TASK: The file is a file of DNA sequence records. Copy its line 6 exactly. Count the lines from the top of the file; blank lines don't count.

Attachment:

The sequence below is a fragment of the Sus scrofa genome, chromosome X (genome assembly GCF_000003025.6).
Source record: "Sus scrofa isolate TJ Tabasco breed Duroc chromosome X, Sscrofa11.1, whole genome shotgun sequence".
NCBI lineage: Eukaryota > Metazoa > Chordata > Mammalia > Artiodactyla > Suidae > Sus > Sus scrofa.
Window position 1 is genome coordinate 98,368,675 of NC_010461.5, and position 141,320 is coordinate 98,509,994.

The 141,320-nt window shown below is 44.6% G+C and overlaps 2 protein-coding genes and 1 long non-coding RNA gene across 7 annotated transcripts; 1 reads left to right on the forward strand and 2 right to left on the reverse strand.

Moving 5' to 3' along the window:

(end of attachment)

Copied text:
Moving 5' to 3' along the window: